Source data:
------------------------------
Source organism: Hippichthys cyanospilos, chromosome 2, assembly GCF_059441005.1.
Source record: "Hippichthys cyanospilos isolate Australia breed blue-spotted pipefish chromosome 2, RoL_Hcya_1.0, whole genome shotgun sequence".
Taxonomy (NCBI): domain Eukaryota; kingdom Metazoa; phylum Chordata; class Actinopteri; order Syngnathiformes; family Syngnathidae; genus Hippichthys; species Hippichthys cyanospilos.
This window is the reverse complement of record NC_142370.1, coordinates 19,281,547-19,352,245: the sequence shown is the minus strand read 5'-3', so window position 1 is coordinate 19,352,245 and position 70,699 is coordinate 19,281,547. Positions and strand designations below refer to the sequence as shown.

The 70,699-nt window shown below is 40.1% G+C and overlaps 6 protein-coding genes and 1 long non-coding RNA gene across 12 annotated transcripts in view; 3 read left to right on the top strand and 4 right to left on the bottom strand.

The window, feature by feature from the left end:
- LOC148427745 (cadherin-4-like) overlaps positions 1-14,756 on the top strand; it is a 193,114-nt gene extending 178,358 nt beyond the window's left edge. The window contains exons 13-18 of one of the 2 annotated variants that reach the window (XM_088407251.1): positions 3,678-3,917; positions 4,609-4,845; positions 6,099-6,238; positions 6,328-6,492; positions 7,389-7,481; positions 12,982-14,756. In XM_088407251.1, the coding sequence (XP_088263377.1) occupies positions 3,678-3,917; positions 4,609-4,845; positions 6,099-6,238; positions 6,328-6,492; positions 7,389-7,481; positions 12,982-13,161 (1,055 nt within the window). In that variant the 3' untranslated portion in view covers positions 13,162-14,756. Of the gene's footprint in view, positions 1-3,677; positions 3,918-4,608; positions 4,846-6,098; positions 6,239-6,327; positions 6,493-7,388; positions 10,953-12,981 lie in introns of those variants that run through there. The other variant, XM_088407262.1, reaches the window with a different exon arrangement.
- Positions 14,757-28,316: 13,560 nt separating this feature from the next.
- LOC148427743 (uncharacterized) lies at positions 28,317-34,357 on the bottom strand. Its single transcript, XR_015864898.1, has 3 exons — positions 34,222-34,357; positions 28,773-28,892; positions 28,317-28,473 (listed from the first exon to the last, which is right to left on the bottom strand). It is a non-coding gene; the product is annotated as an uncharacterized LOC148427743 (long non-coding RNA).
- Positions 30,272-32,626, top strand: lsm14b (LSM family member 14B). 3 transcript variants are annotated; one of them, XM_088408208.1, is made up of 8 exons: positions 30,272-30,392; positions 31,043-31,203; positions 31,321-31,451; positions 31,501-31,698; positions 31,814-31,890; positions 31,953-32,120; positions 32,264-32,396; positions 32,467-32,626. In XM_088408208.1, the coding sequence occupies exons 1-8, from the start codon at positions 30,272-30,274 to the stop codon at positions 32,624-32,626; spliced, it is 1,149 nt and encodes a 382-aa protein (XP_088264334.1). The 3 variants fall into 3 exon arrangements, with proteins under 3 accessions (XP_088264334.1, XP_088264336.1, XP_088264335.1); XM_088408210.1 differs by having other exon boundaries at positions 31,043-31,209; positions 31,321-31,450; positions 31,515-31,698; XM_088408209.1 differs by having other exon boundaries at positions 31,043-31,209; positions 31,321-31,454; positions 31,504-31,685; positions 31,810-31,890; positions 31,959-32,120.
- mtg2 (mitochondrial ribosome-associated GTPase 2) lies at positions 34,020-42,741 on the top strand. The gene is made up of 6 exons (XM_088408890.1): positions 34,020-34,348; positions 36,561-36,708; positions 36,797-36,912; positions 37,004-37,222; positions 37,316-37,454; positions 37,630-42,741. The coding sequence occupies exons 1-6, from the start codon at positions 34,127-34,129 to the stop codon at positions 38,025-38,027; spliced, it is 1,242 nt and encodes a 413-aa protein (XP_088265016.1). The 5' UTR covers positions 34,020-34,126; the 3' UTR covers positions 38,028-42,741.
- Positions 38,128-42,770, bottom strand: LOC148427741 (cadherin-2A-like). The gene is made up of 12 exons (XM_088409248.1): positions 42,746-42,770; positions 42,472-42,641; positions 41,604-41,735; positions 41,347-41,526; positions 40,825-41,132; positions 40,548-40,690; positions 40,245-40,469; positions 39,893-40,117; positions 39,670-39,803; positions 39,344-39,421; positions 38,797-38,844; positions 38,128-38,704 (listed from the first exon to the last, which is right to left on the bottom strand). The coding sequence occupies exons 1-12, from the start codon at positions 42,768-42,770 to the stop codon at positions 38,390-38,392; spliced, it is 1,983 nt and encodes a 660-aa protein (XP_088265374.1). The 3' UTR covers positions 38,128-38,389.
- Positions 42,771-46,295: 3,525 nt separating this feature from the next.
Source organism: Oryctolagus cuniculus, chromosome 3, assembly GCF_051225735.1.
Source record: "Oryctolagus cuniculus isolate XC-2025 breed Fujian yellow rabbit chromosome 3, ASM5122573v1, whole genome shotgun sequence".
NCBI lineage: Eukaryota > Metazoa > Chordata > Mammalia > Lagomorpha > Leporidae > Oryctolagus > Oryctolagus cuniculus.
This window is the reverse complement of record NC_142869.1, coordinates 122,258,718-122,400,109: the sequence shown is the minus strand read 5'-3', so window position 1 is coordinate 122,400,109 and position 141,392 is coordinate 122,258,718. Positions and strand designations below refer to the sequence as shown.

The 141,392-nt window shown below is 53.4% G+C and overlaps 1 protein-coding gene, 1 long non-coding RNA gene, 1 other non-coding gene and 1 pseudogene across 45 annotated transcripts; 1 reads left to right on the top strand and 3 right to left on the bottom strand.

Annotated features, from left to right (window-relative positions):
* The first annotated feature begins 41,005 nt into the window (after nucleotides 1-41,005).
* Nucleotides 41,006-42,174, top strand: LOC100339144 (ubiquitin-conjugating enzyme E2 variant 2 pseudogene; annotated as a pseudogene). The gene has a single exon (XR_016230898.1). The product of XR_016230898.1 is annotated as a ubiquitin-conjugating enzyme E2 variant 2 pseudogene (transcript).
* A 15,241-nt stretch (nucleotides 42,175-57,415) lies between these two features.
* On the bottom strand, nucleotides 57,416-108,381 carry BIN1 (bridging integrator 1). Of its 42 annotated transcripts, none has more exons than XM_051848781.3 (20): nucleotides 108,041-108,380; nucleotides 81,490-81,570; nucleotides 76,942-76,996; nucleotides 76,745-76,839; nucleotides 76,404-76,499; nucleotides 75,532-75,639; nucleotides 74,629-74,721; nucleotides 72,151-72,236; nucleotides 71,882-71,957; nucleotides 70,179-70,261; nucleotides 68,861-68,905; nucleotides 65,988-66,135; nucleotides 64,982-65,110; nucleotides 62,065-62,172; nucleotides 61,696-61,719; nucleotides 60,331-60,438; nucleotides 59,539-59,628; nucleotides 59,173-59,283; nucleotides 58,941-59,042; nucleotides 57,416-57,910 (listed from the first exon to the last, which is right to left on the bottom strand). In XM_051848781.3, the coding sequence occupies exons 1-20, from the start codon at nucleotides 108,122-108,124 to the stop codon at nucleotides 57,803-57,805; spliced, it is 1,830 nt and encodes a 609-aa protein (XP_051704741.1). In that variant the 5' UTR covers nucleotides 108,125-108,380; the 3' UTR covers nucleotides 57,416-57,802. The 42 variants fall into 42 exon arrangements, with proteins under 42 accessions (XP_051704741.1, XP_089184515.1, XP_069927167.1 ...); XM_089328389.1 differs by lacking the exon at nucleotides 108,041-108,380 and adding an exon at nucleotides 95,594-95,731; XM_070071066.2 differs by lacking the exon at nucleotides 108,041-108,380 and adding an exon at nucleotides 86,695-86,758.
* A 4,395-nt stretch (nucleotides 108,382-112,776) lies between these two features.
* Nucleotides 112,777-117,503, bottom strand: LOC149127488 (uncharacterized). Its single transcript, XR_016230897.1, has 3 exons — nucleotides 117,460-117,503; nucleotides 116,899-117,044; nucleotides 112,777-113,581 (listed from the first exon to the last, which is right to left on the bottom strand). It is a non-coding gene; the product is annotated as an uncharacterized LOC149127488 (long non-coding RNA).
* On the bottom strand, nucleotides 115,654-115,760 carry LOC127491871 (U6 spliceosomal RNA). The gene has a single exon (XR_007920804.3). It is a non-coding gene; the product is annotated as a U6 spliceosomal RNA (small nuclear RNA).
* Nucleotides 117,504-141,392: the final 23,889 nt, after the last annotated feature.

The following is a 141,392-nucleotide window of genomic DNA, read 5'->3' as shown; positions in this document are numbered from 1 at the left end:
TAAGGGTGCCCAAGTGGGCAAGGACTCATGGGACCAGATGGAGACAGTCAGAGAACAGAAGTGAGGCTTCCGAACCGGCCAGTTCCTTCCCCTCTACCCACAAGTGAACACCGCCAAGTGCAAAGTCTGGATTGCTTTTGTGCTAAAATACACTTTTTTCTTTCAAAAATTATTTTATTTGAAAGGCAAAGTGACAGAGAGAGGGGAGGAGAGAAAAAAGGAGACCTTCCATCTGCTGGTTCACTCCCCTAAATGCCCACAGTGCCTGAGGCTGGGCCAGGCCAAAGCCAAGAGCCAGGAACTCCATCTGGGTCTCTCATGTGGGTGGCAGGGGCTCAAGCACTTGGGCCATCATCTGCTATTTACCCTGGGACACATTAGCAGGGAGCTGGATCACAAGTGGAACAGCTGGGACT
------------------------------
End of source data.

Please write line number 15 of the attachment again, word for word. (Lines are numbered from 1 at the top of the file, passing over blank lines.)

Source record: "Oryctolagus cuniculus isolate XC-2025 breed Fujian yellow rabbit chromosome 3, ASM5122573v1, whole genome shotgun sequence".